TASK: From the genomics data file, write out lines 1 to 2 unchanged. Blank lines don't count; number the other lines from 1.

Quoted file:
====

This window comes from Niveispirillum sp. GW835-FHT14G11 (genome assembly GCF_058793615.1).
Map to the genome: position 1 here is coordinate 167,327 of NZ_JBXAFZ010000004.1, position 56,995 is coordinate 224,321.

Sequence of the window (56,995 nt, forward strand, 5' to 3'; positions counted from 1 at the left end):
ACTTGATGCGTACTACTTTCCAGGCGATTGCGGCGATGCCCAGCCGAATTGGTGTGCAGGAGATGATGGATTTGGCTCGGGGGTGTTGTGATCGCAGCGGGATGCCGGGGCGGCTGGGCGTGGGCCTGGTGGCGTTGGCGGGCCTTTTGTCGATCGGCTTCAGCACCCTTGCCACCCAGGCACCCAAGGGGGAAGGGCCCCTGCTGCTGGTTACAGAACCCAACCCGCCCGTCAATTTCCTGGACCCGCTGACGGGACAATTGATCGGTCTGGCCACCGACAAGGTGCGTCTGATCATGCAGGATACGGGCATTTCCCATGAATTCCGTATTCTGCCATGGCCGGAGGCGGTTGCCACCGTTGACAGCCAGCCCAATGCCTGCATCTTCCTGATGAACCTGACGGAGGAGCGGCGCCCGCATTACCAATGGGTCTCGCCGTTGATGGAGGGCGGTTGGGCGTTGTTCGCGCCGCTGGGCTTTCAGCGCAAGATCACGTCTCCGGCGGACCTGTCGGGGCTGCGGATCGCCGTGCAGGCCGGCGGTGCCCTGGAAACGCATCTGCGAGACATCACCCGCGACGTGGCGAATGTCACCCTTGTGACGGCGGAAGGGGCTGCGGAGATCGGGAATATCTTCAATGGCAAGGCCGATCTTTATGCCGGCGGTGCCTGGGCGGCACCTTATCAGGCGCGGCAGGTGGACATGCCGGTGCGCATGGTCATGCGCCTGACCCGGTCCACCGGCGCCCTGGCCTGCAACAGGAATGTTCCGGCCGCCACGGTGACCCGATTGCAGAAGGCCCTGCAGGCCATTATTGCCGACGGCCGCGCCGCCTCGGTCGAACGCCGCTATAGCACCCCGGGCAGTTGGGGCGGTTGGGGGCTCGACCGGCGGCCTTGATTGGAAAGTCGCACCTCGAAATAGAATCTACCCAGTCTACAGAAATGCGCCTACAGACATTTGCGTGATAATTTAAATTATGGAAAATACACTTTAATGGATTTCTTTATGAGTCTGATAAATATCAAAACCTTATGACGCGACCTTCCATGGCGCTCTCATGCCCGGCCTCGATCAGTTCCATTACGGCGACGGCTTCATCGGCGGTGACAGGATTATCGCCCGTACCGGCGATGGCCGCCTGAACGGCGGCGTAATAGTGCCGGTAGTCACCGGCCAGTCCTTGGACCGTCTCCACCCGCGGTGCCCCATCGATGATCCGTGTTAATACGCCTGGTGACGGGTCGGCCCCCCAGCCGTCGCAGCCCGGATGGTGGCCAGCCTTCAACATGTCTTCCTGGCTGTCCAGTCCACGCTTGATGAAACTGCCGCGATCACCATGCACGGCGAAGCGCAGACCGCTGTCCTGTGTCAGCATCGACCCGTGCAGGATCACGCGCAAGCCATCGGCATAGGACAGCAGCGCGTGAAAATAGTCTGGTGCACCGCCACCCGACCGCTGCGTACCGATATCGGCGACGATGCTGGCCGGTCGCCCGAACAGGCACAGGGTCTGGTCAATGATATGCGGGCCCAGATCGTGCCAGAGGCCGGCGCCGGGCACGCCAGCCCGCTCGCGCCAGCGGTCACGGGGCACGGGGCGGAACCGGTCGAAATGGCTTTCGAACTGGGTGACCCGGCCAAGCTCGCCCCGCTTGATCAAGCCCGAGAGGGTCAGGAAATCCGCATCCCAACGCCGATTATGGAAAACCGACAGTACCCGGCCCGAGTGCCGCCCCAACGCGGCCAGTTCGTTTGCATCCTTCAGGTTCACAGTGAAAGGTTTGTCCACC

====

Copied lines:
This window comes from Niveispirillum sp. GW835-FHT14G11 (genome assembly GCF_058793615.1).
Map to the genome: position 1 here is coordinate 167,327 of NZ_JBXAFZ010000004.1, position 56,995 is coordinate 224,321.